I have been following Nurse Coach, Maggie Baldwin, since I was about twelve years old. She was so inspiring to me and gave me hope as an adolescent ostomate. I saw her as a role model. When I saw on her Instagram that she was working with 11 Health and that they were recruiting, I thought it would be an opportunity to be a role model for others like her!
I couldn’t believe there was a company solely dedicated to ostomates helping other ostomates. When I first emailed her, I was nervous! The program was relatively new, and I wasn’t sure if I would qualify. I am younger, and I don’t have any proper job experience; however, I am a lifetime ostomate! Maggie was super nice and reassuring and even knew of me before!
I am so glad I contacted Maggie and made the decision to become a coach. My life is forever changed for the better because of the amazing people I have met through my 11 Health family.
I am happy that I have learned so much from my fellow coaches! I am one of the youngest coaches being only nineteen years old. It is so inspiring to me to have twenty other ostomates to look up to and know what to expect as my life and my illness progress.
I have already learned so much from my peers and mentors through the Patient Coach program, and I am so inspired by everyone’s journeys. I feel that I can advocate for myself better as a patient and have a better understanding of my personal healthcare and self-care from my fellow coaches. I am proud to be among them as coaches!
Unlike my fellow coaches, I don’t have IBD. I didn't experience tragedy when being diagnosed or told I had an ostomy and must deal with that transition.
Instead, I was born with a rare disease called necrotizing enterocolitis that occurs in premature infants; however, I was full-term! Most of my intestines were removed, and I was given a colostomy and feeding tube just days after birth. I have had thirteen surgeries, three different ostomies, four stomas, a feeding tube for five years and a central line for three. In addition, I have endured countless hospitalizations. I grew up having an ostomy bag and short bowel syndrome which is a chronic illness I still deal with greatly. I also have been diagnosed with multiple mental illnesses. Moreover, I have about three major hospitalizations every year and frequent urgent care visits.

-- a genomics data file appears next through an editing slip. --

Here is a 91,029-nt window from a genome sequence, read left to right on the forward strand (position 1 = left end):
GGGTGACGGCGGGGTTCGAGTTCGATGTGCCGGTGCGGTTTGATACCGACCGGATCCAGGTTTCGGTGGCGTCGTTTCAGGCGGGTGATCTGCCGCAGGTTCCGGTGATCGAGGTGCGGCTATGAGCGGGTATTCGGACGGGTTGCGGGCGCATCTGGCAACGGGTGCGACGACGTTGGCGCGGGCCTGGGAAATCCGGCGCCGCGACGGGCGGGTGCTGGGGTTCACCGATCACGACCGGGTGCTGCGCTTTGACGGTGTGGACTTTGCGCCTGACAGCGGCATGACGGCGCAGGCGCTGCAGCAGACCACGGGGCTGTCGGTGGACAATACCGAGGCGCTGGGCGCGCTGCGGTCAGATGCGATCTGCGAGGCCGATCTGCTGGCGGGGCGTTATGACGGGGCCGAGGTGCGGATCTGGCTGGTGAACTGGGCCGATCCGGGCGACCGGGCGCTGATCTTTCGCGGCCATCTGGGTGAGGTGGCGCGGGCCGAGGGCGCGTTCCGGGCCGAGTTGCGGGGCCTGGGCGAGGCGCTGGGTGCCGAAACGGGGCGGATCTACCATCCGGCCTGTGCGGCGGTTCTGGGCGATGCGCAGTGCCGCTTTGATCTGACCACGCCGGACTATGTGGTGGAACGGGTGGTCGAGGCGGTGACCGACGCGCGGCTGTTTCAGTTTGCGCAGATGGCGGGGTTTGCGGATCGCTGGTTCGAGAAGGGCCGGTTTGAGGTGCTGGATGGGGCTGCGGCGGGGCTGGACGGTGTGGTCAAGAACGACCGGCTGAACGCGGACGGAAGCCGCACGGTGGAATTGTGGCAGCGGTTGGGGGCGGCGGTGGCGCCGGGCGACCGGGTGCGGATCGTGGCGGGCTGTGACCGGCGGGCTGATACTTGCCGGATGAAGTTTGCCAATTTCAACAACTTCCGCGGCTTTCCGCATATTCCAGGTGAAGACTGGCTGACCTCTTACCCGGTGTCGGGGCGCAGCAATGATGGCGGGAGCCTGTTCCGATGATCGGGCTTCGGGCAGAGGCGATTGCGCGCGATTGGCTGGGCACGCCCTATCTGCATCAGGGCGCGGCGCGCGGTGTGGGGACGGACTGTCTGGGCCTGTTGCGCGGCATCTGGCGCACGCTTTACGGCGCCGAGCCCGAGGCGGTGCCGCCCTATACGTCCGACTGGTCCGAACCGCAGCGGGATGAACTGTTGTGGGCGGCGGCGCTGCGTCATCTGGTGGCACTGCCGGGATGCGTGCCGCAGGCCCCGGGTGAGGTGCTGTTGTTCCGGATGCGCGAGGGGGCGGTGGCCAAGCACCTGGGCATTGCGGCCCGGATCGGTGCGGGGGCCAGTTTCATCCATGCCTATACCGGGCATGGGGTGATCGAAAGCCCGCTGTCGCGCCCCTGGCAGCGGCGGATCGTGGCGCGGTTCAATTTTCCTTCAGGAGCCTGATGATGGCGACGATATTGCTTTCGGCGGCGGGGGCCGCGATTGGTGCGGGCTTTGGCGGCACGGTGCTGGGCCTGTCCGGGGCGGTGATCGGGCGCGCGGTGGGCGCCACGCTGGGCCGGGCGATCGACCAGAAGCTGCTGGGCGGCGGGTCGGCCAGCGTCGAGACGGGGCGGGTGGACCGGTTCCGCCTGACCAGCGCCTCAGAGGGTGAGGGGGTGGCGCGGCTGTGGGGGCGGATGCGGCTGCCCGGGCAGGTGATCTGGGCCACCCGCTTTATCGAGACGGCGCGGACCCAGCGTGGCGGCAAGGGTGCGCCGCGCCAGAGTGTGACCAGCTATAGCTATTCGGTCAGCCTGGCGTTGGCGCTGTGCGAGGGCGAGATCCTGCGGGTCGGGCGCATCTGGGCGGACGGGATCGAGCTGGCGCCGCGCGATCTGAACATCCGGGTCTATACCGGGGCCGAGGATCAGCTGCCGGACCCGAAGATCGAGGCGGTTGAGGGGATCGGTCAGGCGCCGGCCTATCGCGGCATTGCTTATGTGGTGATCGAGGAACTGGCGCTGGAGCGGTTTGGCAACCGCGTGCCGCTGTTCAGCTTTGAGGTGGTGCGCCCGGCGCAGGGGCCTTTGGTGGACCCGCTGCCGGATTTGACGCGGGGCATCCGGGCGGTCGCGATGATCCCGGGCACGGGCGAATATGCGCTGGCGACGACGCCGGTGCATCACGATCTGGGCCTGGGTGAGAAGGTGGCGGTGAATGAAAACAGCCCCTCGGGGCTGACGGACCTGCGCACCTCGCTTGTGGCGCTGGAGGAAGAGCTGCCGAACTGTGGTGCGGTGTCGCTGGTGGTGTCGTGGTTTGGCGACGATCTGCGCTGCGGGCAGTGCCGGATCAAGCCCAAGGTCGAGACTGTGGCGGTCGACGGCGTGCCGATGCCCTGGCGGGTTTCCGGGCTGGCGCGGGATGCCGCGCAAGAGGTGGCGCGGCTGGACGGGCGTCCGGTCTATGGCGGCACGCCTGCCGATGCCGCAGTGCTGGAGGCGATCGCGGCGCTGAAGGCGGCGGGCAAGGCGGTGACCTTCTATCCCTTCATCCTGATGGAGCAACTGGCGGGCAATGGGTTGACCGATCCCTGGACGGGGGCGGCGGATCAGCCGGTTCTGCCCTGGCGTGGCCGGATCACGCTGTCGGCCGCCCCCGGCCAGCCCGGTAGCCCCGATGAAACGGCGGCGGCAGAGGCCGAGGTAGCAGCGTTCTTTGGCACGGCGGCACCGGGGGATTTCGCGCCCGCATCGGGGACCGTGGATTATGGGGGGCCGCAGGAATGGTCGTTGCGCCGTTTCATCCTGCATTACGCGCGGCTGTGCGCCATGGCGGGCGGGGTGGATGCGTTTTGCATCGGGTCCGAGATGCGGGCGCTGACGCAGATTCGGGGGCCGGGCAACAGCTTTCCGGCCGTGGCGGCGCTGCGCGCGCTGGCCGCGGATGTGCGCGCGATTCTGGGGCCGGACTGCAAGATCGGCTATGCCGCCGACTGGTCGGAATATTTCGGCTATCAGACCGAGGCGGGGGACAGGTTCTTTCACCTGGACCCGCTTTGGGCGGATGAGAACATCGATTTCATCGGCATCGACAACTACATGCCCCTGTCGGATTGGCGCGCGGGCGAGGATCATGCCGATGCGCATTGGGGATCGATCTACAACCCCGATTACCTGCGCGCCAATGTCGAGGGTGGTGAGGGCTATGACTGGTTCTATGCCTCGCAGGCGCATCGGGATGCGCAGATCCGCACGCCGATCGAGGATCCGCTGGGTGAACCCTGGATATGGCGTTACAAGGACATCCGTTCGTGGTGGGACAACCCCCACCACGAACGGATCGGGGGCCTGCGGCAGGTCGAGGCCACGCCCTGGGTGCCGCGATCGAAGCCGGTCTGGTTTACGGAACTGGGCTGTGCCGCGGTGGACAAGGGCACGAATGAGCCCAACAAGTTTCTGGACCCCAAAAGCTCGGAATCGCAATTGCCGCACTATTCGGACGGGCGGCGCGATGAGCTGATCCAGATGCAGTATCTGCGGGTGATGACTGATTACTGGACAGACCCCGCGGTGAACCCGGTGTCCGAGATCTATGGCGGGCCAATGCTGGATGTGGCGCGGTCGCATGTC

Despite everything, I am a sophomore in college pursuing a degree in English, and I am planning on moving in with my boyfriend of eighteen months soon. Living a full and meaningful life is possible with a chronic illness and ostomy! I am a member of my local UOAA chapter and serve on the board. I always try to spread awareness and advocacy in my daily life!
I have had my ostomy all my life, and I’ve never known any different. I don’t know what it’s like not to have one, so I don’t know how my daily life would have been changed. I can honestly say that having my colostomy and my illness has made me who I am today. A lot of people don’t like to let their struggles define them, but for me, it’s not that simple.
My ostomy has always been part of me just like any other body part. It’s given me amazing opportunities in life and allowed me to meet so many inspiring, kind people. Being chronically ill and having an ostomy has also taught me so much in my short life, and I am so happy that I have had the experiences. Going through these experiences have turned me into a strong, resilient, determined person. Without my ostomy, I would have never become half the person I am today.
I credit my illness, all the hardships it has given me, and the lessons it has taught me with shaping my life for the better.
Never think that you can’t do something because of your ostomy! You can climb a mountain, go swimming, camping, and you can even go skydiving! Never let your ostomy limit you or hold you back from doing whatever you want! I played softball in high school, was a Girl Scout for thirteen years, rock climbed and love going to the beach! It’s so important to live without fear of your illness or ostomy holding you back and to live your life to the fullest. An ostomy isn’t the end of the world or the end of your life; it's just the beginning.